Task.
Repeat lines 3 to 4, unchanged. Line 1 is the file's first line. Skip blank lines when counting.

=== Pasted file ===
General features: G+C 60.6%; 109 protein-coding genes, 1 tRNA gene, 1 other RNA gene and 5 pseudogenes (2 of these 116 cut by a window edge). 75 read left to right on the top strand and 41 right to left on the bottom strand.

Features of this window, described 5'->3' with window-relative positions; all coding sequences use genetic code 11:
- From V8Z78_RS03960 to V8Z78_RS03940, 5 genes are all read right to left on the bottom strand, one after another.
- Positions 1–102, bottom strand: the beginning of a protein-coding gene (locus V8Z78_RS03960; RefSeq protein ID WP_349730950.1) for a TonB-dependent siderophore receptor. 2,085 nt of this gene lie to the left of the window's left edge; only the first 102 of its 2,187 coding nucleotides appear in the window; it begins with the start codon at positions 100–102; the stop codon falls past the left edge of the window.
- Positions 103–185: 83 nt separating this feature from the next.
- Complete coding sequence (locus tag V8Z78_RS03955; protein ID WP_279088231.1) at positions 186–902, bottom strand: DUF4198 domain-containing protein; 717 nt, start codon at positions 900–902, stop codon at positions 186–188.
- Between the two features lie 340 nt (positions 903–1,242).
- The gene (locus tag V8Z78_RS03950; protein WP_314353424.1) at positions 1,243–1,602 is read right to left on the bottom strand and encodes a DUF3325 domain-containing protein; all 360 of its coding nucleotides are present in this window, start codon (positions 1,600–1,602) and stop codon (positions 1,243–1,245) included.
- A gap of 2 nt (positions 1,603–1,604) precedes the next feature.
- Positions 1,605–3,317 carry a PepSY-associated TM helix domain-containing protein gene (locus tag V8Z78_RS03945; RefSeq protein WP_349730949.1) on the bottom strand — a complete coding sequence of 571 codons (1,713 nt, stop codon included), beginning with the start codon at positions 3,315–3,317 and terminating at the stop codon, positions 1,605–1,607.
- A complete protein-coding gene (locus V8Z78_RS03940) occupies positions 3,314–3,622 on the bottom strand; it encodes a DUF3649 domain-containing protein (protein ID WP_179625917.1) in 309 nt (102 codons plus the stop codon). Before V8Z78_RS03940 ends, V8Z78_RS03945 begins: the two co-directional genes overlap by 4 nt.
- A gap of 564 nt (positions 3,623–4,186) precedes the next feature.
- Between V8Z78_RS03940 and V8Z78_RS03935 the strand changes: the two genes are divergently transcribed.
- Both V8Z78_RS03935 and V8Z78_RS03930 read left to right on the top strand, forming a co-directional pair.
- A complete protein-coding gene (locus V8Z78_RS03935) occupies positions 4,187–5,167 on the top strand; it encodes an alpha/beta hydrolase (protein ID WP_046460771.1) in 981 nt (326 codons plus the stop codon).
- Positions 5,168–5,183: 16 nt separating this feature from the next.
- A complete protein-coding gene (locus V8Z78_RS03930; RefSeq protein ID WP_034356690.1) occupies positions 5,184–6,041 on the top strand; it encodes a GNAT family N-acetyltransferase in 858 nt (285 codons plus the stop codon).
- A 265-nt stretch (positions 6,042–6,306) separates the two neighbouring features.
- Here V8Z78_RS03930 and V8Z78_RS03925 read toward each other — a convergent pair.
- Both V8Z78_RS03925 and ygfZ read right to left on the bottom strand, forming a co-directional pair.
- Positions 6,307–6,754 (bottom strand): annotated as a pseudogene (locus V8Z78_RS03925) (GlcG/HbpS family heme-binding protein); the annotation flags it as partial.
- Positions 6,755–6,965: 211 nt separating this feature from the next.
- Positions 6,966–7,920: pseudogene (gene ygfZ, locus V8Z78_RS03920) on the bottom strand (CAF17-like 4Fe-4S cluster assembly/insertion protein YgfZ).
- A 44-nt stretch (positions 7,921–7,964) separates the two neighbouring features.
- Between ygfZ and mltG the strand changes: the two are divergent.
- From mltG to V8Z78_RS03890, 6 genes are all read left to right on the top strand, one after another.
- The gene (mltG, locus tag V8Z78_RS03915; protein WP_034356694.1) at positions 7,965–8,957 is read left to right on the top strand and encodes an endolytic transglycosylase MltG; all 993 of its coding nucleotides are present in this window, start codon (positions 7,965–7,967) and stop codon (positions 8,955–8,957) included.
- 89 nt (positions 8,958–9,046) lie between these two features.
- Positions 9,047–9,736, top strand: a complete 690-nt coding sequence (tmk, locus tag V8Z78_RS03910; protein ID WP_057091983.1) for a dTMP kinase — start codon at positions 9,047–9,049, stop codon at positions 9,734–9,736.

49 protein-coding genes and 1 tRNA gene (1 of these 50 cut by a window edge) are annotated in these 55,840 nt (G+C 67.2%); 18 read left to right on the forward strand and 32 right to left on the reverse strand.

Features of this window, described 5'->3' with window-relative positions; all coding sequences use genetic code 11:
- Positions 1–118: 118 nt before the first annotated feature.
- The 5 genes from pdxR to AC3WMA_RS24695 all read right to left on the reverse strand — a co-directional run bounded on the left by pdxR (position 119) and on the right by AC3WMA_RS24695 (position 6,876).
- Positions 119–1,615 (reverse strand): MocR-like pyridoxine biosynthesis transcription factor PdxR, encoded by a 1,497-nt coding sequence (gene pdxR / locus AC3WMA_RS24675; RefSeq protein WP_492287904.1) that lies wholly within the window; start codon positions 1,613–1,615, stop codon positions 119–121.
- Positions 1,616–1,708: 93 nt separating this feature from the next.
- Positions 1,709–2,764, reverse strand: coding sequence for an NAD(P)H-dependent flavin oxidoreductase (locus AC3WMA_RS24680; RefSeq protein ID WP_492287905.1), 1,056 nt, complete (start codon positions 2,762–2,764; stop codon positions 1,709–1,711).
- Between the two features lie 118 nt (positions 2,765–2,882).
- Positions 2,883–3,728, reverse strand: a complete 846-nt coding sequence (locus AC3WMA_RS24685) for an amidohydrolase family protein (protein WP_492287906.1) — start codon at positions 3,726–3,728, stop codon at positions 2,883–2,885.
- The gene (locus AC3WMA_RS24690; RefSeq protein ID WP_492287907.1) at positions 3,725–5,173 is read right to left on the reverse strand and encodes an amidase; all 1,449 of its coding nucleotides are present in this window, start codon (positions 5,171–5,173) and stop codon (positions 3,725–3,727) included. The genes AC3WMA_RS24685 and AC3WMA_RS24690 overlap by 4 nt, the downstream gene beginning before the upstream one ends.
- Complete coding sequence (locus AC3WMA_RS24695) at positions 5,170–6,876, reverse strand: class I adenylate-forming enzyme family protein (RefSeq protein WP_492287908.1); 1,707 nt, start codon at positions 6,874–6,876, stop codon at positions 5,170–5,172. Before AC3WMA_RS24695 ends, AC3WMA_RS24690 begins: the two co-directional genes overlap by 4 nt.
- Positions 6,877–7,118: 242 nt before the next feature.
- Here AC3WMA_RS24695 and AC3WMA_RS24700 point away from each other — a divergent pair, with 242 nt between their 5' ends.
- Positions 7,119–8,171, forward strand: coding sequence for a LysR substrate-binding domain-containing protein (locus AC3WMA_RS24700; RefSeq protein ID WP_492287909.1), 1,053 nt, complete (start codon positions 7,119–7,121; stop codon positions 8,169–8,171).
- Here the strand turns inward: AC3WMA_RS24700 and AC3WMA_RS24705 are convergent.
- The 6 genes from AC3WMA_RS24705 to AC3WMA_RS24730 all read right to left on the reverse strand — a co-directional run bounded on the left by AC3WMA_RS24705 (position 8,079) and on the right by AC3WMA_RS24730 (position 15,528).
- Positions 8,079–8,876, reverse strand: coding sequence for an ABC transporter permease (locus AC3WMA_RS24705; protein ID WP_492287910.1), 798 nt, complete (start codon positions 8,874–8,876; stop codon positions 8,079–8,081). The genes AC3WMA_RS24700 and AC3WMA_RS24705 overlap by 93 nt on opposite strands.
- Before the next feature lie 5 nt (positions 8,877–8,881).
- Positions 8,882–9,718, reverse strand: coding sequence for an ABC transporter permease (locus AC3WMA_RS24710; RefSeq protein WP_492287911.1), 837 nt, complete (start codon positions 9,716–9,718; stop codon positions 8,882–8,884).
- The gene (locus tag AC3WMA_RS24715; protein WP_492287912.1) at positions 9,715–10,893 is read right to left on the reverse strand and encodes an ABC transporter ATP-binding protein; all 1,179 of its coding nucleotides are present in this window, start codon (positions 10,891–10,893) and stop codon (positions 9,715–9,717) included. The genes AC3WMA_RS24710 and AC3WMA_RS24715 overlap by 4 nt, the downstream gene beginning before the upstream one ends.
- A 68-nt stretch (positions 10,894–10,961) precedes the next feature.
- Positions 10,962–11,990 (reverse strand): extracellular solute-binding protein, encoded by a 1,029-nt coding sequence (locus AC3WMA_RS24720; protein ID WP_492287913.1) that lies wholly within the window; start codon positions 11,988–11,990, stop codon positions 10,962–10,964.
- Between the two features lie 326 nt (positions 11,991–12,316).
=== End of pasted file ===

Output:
- From V8Z78_RS03960 to V8Z78_RS03940, 5 genes are all read right to left on the bottom strand, one after another.
- Positions 1–102, bottom strand: the beginning of a protein-coding gene (locus V8Z78_RS03960; RefSeq protein ID WP_349730950.1) for a TonB-dependent siderophore receptor. 2,085 nt of this gene lie to the left of the window's left edge; only the first 102 of its 2,187 coding nucleotides appear in the window; it begins with the start codon at positions 100–102; the stop codon falls past the left edge of the window.